Day of Silence Calls Attention to LGBT Harassment
Students from southwestern Pennsylvania will join with those around the country to participate in the national Day of Silence on Friday.
Students in middle schools, high schools and colleges will take a vow of silence to draw attention to bullying and harassment of lesbians, gays, bisexuals, and transgender people.
Nationally, researchers say 160,000 children skip school each day due to fears related to bullying.
The first Day of Silence was organized by students from the University of Virginia in 1996 as part of a class assignment on nonviolent protests.
Vanessa Davis, Pittsburgh Chapter Director of the Gay, Lesbian, and Straight Education Network (GLSEN) said they’re expecting about 10,000 students in the region to take part.
She said GLSEN is also hosting a Night of Noise at the Gay and Lesbian Community Center of Pittsburgh, which allows kids who took the vow of silence to come together and tell stories of their day.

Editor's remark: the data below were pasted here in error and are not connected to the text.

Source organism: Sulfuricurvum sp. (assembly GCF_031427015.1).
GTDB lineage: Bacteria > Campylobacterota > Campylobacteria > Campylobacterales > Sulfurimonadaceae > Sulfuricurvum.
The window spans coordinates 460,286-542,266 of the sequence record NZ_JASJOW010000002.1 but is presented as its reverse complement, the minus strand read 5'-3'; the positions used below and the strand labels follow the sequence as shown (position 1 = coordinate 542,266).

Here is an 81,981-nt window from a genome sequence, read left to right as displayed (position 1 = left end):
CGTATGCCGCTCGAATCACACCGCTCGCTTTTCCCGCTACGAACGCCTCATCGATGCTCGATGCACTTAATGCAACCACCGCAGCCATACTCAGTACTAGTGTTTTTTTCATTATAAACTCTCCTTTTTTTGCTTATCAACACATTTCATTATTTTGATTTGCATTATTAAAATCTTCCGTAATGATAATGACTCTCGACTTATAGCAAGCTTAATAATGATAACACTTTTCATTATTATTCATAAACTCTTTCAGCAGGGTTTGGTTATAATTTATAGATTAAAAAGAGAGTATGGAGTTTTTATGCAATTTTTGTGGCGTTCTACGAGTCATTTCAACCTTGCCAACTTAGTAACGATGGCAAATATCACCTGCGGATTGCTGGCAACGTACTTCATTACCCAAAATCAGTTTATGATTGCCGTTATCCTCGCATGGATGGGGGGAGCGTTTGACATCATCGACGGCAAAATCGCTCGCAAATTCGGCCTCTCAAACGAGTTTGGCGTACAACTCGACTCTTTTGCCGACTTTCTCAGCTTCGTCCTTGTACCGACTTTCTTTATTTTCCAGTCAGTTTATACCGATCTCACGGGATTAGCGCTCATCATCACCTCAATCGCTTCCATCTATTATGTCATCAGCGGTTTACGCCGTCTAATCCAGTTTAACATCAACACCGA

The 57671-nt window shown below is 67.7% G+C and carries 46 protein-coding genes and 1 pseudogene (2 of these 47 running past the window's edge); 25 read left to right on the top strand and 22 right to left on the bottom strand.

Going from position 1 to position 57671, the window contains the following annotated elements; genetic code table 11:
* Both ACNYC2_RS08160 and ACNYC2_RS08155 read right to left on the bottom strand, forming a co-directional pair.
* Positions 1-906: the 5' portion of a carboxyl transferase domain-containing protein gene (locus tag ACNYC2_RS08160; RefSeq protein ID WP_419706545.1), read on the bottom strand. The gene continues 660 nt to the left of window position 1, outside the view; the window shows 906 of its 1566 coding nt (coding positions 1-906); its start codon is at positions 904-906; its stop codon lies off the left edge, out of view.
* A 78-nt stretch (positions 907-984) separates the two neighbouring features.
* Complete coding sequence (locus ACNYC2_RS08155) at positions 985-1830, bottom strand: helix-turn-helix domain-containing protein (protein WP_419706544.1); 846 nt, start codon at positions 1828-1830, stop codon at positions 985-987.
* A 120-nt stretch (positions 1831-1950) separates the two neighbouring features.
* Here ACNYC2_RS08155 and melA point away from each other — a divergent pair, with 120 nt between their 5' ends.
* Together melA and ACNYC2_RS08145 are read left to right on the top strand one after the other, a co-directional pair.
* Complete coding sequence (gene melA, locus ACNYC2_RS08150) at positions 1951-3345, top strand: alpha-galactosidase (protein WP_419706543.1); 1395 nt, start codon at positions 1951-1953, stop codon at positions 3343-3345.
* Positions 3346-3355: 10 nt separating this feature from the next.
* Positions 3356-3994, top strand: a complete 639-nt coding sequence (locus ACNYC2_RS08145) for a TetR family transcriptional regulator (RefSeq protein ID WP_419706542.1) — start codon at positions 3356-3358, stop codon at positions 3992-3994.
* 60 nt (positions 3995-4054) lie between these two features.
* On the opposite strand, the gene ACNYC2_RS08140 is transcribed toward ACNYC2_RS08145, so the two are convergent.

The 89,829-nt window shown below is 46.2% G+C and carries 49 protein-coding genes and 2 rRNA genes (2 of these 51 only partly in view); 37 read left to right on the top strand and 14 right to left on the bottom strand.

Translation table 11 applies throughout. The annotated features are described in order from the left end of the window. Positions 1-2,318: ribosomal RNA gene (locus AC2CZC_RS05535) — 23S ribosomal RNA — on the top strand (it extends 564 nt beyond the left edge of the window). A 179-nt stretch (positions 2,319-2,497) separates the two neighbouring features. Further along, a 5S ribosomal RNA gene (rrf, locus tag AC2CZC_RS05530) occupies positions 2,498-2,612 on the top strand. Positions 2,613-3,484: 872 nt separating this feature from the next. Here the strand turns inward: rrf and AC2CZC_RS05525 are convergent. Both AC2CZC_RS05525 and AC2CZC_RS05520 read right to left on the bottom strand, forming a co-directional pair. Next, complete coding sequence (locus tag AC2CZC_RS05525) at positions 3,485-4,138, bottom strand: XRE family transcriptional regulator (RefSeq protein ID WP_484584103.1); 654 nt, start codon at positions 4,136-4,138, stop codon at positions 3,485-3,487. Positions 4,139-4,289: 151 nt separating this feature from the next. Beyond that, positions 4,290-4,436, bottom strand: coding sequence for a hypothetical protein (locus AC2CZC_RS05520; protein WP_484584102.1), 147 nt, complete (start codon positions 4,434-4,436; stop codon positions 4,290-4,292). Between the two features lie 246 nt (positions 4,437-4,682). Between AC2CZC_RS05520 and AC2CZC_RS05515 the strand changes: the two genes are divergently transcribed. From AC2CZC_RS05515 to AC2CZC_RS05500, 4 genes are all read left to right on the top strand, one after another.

“Different schools throughout the Pittsburgh area have taken part in Day of Silence for a number of years,” Davis said. “This is the second year that we’ve had the Night of Noise party afterwards for the students to participate in.”
She said the day is only one part of their efforts to tackle bullying, and those efforts have been paying off.
“We also see sort of a multi-layered effect within the schools where they are implementing inclusive curriculum," Davis said. "They have policies that protect students from being discriminated against, bully comprehensive policies on bullying and reporting of bullying.”
Davis said even though students taking part won’t speak on Friday, they will carry cards explaining the protest.